The core dynamic is ultimately the loss of social cohesion within the ruling elites and in the social order at large.
By Charles Hugh Smith
There’s a definite end of days feeling to the euphoria that the world didn’t end on November 3. And what better way to celebrate the victory of what passes for normalcy with a manic stock market rally?
It’s as if everyone knows there is no returning to the good old days of a well-oiled Imperial machine chewing through any and all obstacles, and this realization is so frightening that the need to pretend everything is fine, just fine, overwhelms the last remaining ties to reality.
And since there’s a brief intermission between gladiator battles while the Coliseum attendants remove the fallen heroes from the last entertainment, let’s play the historical analogy game: which collapse will America track most closely? Rome circa 475 AD, the USSR circa 1989, or Revolutionary France circa 1789?
I’m tempted to include China’s Song Dynasty circa 1276 AD, but the analog of the Mongol invasion isn’t a likely fit. The Khmer Empire circa 1350-1430 AD and the Mayan Civilization in the 9th century might be excellent analogies but not enough is known about these complex declines to make an analogy more than guesswork.
Rome, the USSR and Revolutionary France are all compelling analogies due to the hubristic cluelessness of their fractured elites as the pretensions of stability collapsed around them. Even though Nero didn’t actually fiddle while Rome burned and Marie Antoinette didn’t gush “Let them eat brioche” when notified that the peasants had no bread (or more accurately, could no longer afford it), these myths are handy encapsulations of the disconnect from reality that infested the elites in the last years before the deluge of non-linear chaos overwhelmed the regimes.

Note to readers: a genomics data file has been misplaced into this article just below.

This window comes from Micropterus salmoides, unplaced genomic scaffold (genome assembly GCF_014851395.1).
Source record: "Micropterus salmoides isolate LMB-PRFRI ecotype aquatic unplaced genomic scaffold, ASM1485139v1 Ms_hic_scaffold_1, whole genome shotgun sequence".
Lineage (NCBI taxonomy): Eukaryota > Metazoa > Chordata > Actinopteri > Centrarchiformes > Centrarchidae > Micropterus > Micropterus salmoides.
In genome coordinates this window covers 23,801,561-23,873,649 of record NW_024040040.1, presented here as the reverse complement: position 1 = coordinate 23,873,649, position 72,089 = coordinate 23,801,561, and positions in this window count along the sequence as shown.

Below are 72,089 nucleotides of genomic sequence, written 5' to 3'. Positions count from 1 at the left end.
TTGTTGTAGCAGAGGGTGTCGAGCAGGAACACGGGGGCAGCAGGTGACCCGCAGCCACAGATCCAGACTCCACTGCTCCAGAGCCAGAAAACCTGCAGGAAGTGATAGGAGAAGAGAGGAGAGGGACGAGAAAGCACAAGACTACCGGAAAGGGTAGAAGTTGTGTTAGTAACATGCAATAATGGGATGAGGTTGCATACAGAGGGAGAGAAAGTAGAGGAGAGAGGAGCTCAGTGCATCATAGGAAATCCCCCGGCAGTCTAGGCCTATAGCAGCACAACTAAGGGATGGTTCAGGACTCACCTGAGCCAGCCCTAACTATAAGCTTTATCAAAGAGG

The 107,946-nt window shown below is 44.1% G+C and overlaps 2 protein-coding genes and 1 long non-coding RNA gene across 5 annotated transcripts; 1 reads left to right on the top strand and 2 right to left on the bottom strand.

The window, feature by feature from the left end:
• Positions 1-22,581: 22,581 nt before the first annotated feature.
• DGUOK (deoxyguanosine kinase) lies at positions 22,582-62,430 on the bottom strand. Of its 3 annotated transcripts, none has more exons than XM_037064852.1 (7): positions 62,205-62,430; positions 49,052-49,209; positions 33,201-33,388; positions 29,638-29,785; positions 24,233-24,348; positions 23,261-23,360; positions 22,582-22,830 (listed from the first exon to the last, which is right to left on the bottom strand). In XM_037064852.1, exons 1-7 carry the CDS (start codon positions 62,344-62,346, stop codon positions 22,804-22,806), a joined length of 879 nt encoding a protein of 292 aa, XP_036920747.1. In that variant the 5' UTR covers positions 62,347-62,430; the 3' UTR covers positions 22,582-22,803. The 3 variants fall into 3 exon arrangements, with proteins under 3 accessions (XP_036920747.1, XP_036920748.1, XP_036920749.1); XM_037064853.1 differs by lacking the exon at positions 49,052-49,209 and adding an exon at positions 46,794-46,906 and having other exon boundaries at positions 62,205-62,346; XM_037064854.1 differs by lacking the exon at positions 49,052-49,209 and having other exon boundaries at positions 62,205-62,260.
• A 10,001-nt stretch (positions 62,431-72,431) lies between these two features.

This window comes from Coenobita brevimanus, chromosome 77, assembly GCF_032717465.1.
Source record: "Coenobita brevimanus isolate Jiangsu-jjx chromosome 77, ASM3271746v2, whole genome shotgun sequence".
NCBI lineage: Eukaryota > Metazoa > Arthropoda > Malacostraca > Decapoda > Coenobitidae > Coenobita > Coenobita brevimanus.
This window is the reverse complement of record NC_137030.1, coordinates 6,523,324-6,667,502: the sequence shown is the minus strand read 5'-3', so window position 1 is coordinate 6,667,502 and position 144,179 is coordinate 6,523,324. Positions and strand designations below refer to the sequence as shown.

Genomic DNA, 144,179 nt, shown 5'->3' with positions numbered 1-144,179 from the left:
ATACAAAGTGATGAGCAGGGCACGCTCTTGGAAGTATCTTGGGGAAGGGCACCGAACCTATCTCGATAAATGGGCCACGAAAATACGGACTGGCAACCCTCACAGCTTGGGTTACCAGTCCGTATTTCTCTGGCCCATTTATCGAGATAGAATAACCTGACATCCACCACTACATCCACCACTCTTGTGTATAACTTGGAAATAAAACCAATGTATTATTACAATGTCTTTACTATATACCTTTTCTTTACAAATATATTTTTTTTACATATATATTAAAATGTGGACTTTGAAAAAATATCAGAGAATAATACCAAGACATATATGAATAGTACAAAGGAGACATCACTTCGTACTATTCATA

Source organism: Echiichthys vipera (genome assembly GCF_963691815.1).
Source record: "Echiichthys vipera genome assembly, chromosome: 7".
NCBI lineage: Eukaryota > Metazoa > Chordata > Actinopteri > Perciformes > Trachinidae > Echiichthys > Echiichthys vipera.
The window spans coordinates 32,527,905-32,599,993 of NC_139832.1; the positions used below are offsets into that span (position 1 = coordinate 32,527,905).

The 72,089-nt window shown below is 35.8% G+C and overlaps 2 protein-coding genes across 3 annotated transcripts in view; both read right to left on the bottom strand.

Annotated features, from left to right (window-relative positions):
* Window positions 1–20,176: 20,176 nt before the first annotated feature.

While historians gather evidence of tipping points such as pandemics, ecological damage, invasions, droughts, inflation, etc., the core dynamic is ultimately the loss of social cohesion within the ruling elites and in the social order at large.
As a generality, the permanence of the status quo is taken for granted by elites, who then feel free to squabble amongst themselves over the spoils of wealth and power. Distracted by their own infighting, the elites are blind to the erosion of the foundations of their power.
As coherence in the elites unravels, the ties uniting the elites with the masses unravel as well.
One camp within the elites recognizes the danger and seeks reforms, but the reforms are too little, too late, and in any event, the elites who cling most ardently to the past stability fight the reform movement to a standstill.
As social cohesion unravels, systems that once seemed immutable (i.e. linear) suddenly display non-linear dynamics in which modest changes that would have made little difference in the past now unleash regime-shattering disorder.
So take your pick, America: what’s the closest analogy? A sclerotic Politburo of elders living in the past, an elite fiddling while the nation disintegrates, or an elite so out of touch with reality that it claims inflation is zero while the populace can no longer afford bread?
They all lead to the same destination:
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